QUEENSBURY — Warren County supervisors decided Tuesday to opt in to litigation that targets makers of opioid painkillers, and they took steps to make sure a portion of the money goes to helping first responders who have responded to overdoses and other drug-related issues.
The county board’s Finance Committee voted unanimously to hire New York City firm Napoli Shkolnik PLLC, which is handling cases against drugmakers, distributors, “big box” pharmacies and physicians in New York and around the country. The firm was one of three that solicited the county’s business.
But not everyone on the county board was enthusiastic about the litigation, questioning what good it will do to address the ongoing heroin addiction crisis.
Should the county win money from the litigation, a number of supervisors agreed that at least some of the proceeds should be put toward assistance for first responders. County leaders are currently trying to reorganize emergency medical response in some parts of the county, but are struggling with a way to pay for it.
Kevin Geraghty, Warrensburg supervisor, acting county administrator and a Warrensburg volunteer firefighter, said a percentage of whatever proceeds the county gets should go to rescue squads, police and other emergency responders who have been called out for innumerable overdoses and other drug-related calls.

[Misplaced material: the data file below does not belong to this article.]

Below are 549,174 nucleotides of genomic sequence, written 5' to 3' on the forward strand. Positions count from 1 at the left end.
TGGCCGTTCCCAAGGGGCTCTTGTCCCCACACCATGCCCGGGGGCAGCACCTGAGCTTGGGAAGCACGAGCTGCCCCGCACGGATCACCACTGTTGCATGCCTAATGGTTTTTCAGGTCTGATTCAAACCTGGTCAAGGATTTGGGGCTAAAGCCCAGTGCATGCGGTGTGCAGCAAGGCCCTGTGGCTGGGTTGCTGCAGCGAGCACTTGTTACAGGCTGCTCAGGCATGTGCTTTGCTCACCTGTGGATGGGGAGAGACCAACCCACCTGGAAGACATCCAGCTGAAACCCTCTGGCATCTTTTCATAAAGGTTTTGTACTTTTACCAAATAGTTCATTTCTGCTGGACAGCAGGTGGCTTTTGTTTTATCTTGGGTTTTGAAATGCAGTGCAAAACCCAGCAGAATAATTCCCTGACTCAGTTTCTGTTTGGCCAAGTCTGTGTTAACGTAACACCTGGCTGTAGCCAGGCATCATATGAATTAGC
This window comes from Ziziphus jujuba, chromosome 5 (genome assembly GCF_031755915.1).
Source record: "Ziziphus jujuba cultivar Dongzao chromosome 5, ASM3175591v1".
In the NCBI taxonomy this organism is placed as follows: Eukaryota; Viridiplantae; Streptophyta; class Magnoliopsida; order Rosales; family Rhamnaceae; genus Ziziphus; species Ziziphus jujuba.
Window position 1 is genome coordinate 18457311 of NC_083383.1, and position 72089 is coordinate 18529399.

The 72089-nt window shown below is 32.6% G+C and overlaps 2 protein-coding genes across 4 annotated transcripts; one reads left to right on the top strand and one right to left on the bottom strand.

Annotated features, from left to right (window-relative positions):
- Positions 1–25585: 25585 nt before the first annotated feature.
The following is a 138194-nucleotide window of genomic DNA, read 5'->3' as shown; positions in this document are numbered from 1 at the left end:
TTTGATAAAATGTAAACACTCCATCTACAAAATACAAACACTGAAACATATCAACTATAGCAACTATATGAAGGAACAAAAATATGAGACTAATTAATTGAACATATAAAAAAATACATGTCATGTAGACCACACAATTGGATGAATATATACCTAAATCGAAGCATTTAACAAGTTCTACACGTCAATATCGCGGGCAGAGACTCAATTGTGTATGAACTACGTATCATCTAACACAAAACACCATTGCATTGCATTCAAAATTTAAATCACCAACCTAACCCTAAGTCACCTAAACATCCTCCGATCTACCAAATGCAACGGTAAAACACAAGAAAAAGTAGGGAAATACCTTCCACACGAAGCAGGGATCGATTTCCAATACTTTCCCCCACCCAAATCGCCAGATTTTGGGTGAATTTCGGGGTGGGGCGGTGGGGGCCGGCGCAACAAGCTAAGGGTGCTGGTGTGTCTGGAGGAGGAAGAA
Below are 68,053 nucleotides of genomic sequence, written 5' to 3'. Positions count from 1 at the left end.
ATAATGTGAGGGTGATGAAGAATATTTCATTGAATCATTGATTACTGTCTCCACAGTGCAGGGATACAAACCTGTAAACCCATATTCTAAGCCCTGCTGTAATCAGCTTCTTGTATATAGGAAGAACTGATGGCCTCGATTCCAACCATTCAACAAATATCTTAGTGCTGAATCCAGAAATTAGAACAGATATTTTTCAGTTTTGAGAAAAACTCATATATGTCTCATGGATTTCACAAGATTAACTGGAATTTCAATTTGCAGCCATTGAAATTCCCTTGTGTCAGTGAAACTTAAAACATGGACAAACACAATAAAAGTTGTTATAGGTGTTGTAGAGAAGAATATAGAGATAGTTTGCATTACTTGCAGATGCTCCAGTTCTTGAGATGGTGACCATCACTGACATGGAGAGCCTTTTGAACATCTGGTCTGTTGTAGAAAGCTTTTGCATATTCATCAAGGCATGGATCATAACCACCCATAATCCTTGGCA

“It’s a crisis. It affects a lot of people,” Geraghty said.
Horicon Supervisor Matt Simpson compared the litigation to the lawsuits against the tobacco industry, which didn’t serve to knock the cigarette makers out of business or stop people from tobacco use.
He questioned what, if any, impact it would have on the ongoing opioid addiction epidemic.
“Everybody is getting a piece of the pie, and this isn’t going to solve anything,” he said.
“I question the litigation, but I think it’s something we should do,” Hague Supervisor Edna Frasier added.
But Glens Falls 2nd Ward Supervisor Peter McDevitt said the county is clearly among the municipalities that have been “harmed” by the epidemic, and Glens Falls 5th Ward Supervisor Matt MacDonald offered the opinion that “inaction is still an action” as he advocated the county going forward.
“It is one element of trying to go after the opioid addiction problem,” said Claudia Braymer, Glens Falls 3rd Ward supervisor.
Napoli Shkolnik will only charge the county if it wins money. McDevitt suggested the county look to see if it can negotiate a lower fee than the 25 percent maximum the firm’s contract stipulates.
The firm will send representatives to the county to work with the Department of Social Services, local police and emergency responders to come up with estimated costs for response to opioid use.